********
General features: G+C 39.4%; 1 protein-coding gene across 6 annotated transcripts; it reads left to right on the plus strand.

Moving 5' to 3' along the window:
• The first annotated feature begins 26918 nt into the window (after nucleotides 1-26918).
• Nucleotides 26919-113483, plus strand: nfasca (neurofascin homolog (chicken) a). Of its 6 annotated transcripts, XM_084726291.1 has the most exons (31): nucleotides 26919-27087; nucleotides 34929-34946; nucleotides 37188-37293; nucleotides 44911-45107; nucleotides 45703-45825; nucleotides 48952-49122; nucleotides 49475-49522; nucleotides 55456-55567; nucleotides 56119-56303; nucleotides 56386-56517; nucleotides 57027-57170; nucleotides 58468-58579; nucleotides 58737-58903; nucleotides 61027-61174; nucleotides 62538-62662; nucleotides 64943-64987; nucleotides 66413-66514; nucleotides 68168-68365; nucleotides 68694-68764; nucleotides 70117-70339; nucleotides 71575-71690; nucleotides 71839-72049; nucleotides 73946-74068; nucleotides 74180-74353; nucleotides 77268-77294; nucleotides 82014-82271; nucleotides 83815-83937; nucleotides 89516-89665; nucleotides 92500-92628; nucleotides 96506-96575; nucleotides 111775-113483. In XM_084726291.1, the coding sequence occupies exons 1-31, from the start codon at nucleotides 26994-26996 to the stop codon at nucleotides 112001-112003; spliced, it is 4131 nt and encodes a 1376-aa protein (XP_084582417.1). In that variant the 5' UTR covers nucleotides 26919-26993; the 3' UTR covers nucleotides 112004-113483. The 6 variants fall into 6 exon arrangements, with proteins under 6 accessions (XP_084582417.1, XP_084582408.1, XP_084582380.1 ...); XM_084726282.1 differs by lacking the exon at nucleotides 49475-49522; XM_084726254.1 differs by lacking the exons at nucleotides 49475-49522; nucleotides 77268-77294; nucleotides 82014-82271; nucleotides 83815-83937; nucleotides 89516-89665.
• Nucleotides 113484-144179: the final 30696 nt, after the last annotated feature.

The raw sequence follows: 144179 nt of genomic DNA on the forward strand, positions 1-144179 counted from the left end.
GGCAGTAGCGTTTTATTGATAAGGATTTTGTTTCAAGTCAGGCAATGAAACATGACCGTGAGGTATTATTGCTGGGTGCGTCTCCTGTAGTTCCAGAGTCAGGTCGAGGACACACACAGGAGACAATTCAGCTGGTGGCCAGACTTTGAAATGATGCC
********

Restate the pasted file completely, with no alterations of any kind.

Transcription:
General features: G+C 39.4%; 1 protein-coding gene across 6 annotated transcripts; it reads left to right on the plus strand.

Moving 5' to 3' along the window:
• The first annotated feature begins 26918 nt into the window (after nucleotides 1-26918).
• Nucleotides 26919-113483, plus strand: nfasca (neurofascin homolog (chicken) a). Of its 6 annotated transcripts, XM_084726291.1 has the most exons (31): nucleotides 26919-27087; nucleotides 34929-34946; nucleotides 37188-37293; nucleotides 44911-45107; nucleotides 45703-45825; nucleotides 48952-49122; nucleotides 49475-49522; nucleotides 55456-55567; nucleotides 56119-56303; nucleotides 56386-56517; nucleotides 57027-57170; nucleotides 58468-58579; nucleotides 58737-58903; nucleotides 61027-61174; nucleotides 62538-62662; nucleotides 64943-64987; nucleotides 66413-66514; nucleotides 68168-68365; nucleotides 68694-68764; nucleotides 70117-70339; nucleotides 71575-71690; nucleotides 71839-72049; nucleotides 73946-74068; nucleotides 74180-74353; nucleotides 77268-77294; nucleotides 82014-82271; nucleotides 83815-83937; nucleotides 89516-89665; nucleotides 92500-92628; nucleotides 96506-96575; nucleotides 111775-113483. In XM_084726291.1, the coding sequence occupies exons 1-31, from the start codon at nucleotides 26994-26996 to the stop codon at nucleotides 112001-112003; spliced, it is 4131 nt and encodes a 1376-aa protein (XP_084582417.1). In that variant the 5' UTR covers nucleotides 26919-26993; the 3' UTR covers nucleotides 112004-113483. The 6 variants fall into 6 exon arrangements, with proteins under 6 accessions (XP_084582417.1, XP_084582408.1, XP_084582380.1 ...); XM_084726282.1 differs by lacking the exon at nucleotides 49475-49522; XM_084726254.1 differs by lacking the exons at nucleotides 49475-49522; nucleotides 77268-77294; nucleotides 82014-82271; nucleotides 83815-83937; nucleotides 89516-89665.
• Nucleotides 113484-144179: the final 30696 nt, after the last annotated feature.

The raw sequence follows: 144179 nt of genomic DNA on the forward strand, positions 1-144179 counted from the left end.
GGCAGTAGCGTTTTATTGATAAGGATTTTGTTTCAAGTCAGGCAATGAAACATGACCGTGAGGTATTATTGCTGGGTGCGTCTCCTGTAGTTCCAGAGTCAGGTCGAGGACACACACAGGAGACAATTCAGCTGGTGGCCAGACTTTGAAATGATGCC